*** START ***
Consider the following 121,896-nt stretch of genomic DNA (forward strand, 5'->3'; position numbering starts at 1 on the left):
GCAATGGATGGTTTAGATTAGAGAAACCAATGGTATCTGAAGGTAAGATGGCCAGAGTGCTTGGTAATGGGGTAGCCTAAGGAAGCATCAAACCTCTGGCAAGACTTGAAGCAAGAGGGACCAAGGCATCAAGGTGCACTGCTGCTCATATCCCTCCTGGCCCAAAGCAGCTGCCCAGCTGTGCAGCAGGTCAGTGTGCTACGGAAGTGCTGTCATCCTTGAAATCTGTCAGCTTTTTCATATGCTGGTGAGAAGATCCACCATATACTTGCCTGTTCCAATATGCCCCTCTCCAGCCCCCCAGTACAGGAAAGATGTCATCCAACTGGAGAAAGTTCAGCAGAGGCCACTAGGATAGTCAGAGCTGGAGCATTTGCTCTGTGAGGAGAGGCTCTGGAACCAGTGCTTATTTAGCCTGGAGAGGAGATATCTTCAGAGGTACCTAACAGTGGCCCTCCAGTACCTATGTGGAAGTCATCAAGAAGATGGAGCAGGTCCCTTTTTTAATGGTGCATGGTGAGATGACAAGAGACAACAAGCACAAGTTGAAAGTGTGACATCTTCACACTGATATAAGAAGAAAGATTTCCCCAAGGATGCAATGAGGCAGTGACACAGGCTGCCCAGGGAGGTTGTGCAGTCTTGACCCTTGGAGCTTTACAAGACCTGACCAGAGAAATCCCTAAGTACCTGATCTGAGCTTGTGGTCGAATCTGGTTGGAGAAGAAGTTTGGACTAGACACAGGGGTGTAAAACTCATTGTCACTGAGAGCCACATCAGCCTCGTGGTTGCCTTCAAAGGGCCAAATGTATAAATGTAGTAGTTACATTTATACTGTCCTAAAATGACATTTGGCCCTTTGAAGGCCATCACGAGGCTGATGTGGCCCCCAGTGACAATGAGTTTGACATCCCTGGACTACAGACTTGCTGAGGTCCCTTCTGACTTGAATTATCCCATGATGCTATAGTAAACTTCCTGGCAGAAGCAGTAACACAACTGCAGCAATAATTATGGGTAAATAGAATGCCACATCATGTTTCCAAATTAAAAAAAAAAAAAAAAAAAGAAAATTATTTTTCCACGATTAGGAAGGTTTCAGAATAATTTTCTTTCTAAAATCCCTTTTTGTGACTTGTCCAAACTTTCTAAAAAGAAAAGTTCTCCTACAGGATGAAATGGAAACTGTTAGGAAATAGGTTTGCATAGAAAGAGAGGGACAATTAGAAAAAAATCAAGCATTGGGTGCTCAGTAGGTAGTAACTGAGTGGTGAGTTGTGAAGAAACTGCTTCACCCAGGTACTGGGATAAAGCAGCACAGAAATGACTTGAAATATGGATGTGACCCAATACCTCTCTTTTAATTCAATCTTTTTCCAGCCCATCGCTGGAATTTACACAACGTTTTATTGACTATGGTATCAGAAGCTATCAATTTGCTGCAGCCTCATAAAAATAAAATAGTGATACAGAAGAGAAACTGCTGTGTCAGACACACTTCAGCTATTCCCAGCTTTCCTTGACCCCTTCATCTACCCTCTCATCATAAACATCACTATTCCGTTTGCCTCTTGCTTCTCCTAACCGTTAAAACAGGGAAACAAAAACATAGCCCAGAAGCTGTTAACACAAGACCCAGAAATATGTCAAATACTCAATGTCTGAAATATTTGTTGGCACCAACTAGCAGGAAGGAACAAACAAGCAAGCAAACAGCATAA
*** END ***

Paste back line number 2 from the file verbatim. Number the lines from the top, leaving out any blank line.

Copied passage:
GCAATGGATGGTTTAGATTAGAGAAACCAATGGTATCTGAAGGTAAGATGGCCAGAGTGCTTGGTAATGGGGTAGCCTAAGGAAGCATCAAACCTCTGGCAAGACTTGAAGCAAGAGGGACCAAGGCATCAAGGTGCACTGCTGCTCATATCCCTCCTGGCCCAAAGCAGCTGCCCAGCTGTGCAGCAGGTCAGTGTGCTACGGAAGTGCTGTCATCCTTGAAATCTGTCAGCTTTTTCATATGCTGGTGAGAAGATCCACCATATACTTGCCTGTTCCAATATGCCCCTCTCCAGCCCCCCAGTACAGGAAAGATGTCATCCAACTGGAGAAAGTTCAGCAGAGGCCACTAGGATAGTCAGAGCTGGAGCATTTGCTCTGTGAGGAGAGGCTCTGGAACCAGTGCTTATTTAGCCTGGAGAGGAGATATCTTCAGAGGTACCTAACAGTGGCCCTCCAGTACCTATGTGGAAGTCATCAAGAAGATGGAGCAGGTCCCTTTTTTAATGGTGCATGGTGAGATGACAAGAGACAACAAGCACAAGTTGAAAGTGTGACATCTTCACACTGATATAAGAAGAAAGATTTCCCCAAGGATGCAATGAGGCAGTGACACAGGCTGCCCAGGGAGGTTGTGCAGTCTTGACCCTTGGAGCTTTACAAGACCTGACCAGAGAAATCCCTAAGTACCTGATCTGAGCTTGTGGTCGAATCTGGTTGGAGAAGAAGTTTGGACTAGACACAGGGGTGTAAAACTCATTGTCACTGAGAGCCACATCAGCCTCGTGGTTGCCTTCAAAGGGCCAAATGTATAAATGTAGTAGTTACATTTATACTGTCCTAAAATGACATTTGGCCCTTTGAAGGCCATCACGAGGCTGATGTGGCCCCCAGTGACAATGAGTTTGACATCCCTGGACTACAGACTTGCTGAGGTCCCTTCTGACTTGAATTATCCCATGATGCTATAGTAAACTTCCTGGCAGAAGCAGTAACACAACTGCAGCAATAATTATGGGTAAATAGAATGCCACATCATGTTTCCAAATTAAAAAAAAAAAAAAAAAAAGAAAATTATTTTTCCACGATTAGGAAGGTTTCAGAATAATTTTCTTTCTAAAATCCCTTTTTGTGACTTGTCCAAACTTTCTAAAAAGAAAAGTTCTCCTACAGGATGAAATGGAAACTGTTAGGAAATAGGTTTGCATAGAAAGAGAGGGACAATTAGAAAAAAATCAAGCATTGGGTGCTCAGTAGGTAGTAACTGAGTGGTGAGTTGTGAAGAAACTGCTTCACCCAGGTACTGGGATAAAGCAGCACAGAAATGACTTGAAATATGGATGTGACCCAATACCTCTCTTTTAATTCAATCTTTTTCCAGCCCATCGCTGGAATTTACACAACGTTTTATTGACTATGGTATCAGAAGCTATCAATTTGCTGCAGCCTCATAAAAATAAAATAGTGATACAGAAGAGAAACTGCTGTGTCAGACACACTTCAGCTATTCCCAGCTTTCCTTGACCCCTTCATCTACCCTCTCATCATAAACATCACTATTCCGTTTGCCTCTTGCTTCTCCTAACCGTTAAAACAGGGAAACAAAAACATAGCCCAGAAGCTGTTAACACAAGACCCAGAAATATGTCAAATACTCAATGTCTGAAATATTTGTTGGCACCAACTAGCAGGAAGGAACAAACAAGCAAGCAAACAGCATAA